A Memorandum to Libertarians and Socialists: Part One

My Open Letter has attracted far more responses than I originally expected.

I’ve joined the “elite” group of people who Tim Worstall disagrees with; I’ve had both Mr and Mrs Devil pay their respects; Chris Dillow (via e-mail) does not think it wise to base my arguments for Socialism on what produces growth and I have to concede they all have a point.

Ultimately, I agree with Paul Sagar. He thinks I’m mad to have “picked some people there who bite back hard.” And that’s without Charlotte Gore even writing her response yet. Yikes.

This memo will challenge some of the arguments against me, and clarify where people misunderstand me, and hopefully attract some more ire from the right of the blogosphere.

Memo: Part One

First of all, I would like to say that I did tip into hyperbole at times.

When I cite  “the overwhelming body of evidence in favour of Socialism,” even I have to admit I might be overreaching my grasp. In reality, I should claim there is enough evidence for me, and I believe there is enough evidence for most.

I will now confront the arguments levelled against me in no particular order.

Tim Worstall: Free Trade doesn’t matter

I’m sure that isn’t what Tim was intending to argue, but I can’t understand what he said any other way.

I argued that:

America is not a free trade nation and never has been, it is the home and bastion of protectionism. It built up its industries not in competition with Britain, but with intense protection from her output.

Whereas Tim disagrees:

The internal US market was by far the largest free trade area on the planet. The astonishing growth, invention and efficiency of the US economy is not an argument in favour of protectionism at all: it’s a sterling example of the benefits of free trade in action.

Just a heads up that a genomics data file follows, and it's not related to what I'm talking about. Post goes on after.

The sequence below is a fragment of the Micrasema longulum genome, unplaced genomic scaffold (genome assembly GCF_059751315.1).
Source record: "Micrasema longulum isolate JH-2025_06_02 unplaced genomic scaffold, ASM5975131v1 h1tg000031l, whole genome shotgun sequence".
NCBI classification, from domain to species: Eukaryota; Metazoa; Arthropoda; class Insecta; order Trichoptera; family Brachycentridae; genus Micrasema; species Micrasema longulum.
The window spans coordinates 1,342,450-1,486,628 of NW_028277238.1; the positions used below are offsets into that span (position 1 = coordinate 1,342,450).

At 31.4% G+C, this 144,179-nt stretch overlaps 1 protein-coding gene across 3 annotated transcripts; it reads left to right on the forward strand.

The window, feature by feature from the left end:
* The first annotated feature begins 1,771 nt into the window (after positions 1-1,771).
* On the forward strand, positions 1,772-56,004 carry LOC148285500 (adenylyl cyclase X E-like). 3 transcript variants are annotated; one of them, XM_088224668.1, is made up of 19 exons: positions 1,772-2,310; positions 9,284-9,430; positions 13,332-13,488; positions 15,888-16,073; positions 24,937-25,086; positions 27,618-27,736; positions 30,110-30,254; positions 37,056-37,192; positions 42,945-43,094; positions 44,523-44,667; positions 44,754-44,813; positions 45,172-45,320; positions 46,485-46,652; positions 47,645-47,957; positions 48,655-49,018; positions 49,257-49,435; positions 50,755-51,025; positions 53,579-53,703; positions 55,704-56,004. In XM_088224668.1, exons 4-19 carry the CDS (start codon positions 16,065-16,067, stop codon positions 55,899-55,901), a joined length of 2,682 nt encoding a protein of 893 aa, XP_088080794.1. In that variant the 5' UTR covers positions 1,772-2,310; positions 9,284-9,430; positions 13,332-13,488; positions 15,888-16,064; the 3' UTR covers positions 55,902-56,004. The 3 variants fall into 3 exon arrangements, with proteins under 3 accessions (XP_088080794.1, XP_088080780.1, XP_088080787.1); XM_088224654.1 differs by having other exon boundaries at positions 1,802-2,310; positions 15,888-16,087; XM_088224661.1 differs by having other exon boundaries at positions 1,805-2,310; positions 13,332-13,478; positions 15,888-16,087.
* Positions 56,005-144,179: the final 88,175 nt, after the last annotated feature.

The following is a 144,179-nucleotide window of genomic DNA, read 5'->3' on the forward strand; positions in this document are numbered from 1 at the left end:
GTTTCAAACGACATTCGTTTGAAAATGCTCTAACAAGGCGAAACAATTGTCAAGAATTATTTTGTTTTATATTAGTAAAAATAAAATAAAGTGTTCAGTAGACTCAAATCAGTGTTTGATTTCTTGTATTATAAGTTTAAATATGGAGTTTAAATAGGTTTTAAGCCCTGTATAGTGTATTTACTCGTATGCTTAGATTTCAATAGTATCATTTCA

Further, it’s a bit of a mistake to think that in the late 19th, early 20th century they were sheltering that huge market behind high tariff barriers. There were indeed high  nominal tariffs, this is true, but they aren’t the only barrier to trade. There are also transport costs to think about. And the technological revolution in shipping from 1860 ish to 1910 meant that, even as tariffs themselves rose, the actual trade barriers (tariffs plus transport costs) fell. (The figures are detailed here.)

So, no, we don’t get to claim the US economy as proof that protectionism works.

To me this seems like an odd argument, trade is free or it is not. Secondly, when it comes to the “largest free trade area on the planet,” the UK had a pretty huge free trade zone too, I would appreciate some more input on exactly how accurate Tim’s characterisation is. Moreover, the UK – at its height – practised free trade as no one else did.

Now Tim argues that Tariffs didn’t matter to America for two reasons. One, that domestic firms were put under enough competitive pressure to innovate and grow without external pressure, due in part to the unique nature of the US. And two, that although tariffs were high, it didn’t really matter, because their effect was ultimately small, so firms were still affected by external competitive pressure.